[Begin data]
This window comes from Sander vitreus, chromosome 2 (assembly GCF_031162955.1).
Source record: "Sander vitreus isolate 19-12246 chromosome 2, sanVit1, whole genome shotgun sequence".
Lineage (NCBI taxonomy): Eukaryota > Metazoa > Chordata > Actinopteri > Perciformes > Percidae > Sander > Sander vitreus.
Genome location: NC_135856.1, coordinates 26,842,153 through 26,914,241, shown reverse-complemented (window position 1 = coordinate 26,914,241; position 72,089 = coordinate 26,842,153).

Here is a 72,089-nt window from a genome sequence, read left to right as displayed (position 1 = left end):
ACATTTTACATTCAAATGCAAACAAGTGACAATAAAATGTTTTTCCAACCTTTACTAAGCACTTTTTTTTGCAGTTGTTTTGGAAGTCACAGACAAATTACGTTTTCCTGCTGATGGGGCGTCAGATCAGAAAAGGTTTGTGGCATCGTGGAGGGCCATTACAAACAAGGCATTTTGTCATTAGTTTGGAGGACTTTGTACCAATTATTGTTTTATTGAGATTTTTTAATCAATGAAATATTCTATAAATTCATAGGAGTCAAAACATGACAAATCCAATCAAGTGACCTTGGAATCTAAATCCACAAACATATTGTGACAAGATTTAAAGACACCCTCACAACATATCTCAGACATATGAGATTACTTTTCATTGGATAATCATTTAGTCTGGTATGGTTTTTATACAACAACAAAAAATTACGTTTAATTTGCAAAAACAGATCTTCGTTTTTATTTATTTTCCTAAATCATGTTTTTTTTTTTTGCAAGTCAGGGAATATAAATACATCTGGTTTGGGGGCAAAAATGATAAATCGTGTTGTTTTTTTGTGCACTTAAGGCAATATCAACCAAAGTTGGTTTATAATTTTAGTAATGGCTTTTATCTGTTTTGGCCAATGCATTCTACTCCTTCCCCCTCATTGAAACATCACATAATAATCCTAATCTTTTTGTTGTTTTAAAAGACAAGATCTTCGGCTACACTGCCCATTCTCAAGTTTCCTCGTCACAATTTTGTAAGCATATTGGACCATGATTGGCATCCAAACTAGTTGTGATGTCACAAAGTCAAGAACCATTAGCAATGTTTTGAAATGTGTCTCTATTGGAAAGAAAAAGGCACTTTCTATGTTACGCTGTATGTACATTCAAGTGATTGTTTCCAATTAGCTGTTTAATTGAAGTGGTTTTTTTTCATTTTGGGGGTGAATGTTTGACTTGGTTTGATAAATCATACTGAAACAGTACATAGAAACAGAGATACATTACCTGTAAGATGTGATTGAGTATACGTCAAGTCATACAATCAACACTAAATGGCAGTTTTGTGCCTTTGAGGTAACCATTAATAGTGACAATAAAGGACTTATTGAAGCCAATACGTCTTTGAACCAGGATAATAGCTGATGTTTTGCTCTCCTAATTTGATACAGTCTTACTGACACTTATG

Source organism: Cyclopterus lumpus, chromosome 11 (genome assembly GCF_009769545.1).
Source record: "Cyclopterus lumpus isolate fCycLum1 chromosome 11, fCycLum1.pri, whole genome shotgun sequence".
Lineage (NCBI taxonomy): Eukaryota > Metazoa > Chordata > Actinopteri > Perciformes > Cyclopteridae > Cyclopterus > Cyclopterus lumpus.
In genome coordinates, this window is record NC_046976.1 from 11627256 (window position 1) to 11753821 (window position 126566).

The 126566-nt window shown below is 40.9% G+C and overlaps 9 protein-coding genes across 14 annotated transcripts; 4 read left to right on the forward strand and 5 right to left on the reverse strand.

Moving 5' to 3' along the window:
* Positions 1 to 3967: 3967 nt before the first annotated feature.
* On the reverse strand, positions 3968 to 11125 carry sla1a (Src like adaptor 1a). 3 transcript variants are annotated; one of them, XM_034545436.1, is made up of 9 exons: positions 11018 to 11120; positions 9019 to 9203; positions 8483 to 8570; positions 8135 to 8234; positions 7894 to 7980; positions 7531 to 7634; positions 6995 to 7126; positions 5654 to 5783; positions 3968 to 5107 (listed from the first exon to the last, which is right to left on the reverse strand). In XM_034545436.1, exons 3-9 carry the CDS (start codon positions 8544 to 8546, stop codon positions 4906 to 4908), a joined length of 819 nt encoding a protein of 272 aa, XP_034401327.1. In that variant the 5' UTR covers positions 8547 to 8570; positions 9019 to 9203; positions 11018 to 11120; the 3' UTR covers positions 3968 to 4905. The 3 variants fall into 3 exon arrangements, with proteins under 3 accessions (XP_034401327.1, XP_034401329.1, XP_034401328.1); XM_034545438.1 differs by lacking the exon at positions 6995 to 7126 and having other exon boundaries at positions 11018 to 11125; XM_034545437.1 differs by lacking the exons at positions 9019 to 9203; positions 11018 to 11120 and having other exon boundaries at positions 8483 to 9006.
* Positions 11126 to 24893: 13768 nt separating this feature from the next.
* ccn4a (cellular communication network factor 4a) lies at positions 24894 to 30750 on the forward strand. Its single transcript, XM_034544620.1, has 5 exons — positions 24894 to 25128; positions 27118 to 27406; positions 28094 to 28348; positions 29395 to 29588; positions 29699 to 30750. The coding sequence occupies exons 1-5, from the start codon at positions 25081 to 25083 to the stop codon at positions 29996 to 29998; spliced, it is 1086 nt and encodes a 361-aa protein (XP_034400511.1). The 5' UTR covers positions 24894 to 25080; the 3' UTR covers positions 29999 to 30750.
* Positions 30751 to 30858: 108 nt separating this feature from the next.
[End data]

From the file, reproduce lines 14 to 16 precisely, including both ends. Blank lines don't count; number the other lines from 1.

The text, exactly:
* On the reverse strand, positions 3968 to 11125 carry sla1a (Src like adaptor 1a). 3 transcript variants are annotated; one of them, XM_034545436.1, is made up of 9 exons: positions 11018 to 11120; positions 9019 to 9203; positions 8483 to 8570; positions 8135 to 8234; positions 7894 to 7980; positions 7531 to 7634; positions 6995 to 7126; positions 5654 to 5783; positions 3968 to 5107 (listed from the first exon to the last, which is right to left on the reverse strand). In XM_034545436.1, exons 3-9 carry the CDS (start codon positions 8544 to 8546, stop codon positions 4906 to 4908), a joined length of 819 nt encoding a protein of 272 aa, XP_034401327.1. In that variant the 5' UTR covers positions 8547 to 8570; positions 9019 to 9203; positions 11018 to 11120; the 3' UTR covers positions 3968 to 4905. The 3 variants fall into 3 exon arrangements, with proteins under 3 accessions (XP_034401327.1, XP_034401329.1, XP_034401328.1); XM_034545438.1 differs by lacking the exon at positions 6995 to 7126 and having other exon boundaries at positions 11018 to 11125; XM_034545437.1 differs by lacking the exons at positions 9019 to 9203; positions 11018 to 11120 and having other exon boundaries at positions 8483 to 9006.
* Positions 11126 to 24893: 13768 nt separating this feature from the next.
* ccn4a (cellular communication network factor 4a) lies at positions 24894 to 30750 on the forward strand. Its single transcript, XM_034544620.1, has 5 exons — positions 24894 to 25128; positions 27118 to 27406; positions 28094 to 28348; positions 29395 to 29588; positions 29699 to 30750. The coding sequence occupies exons 1-5, from the start codon at positions 25081 to 25083 to the stop codon at positions 29996 to 29998; spliced, it is 1086 nt and encodes a 361-aa protein (XP_034400511.1). The 5' UTR covers positions 24894 to 25080; the 3' UTR covers positions 29999 to 30750.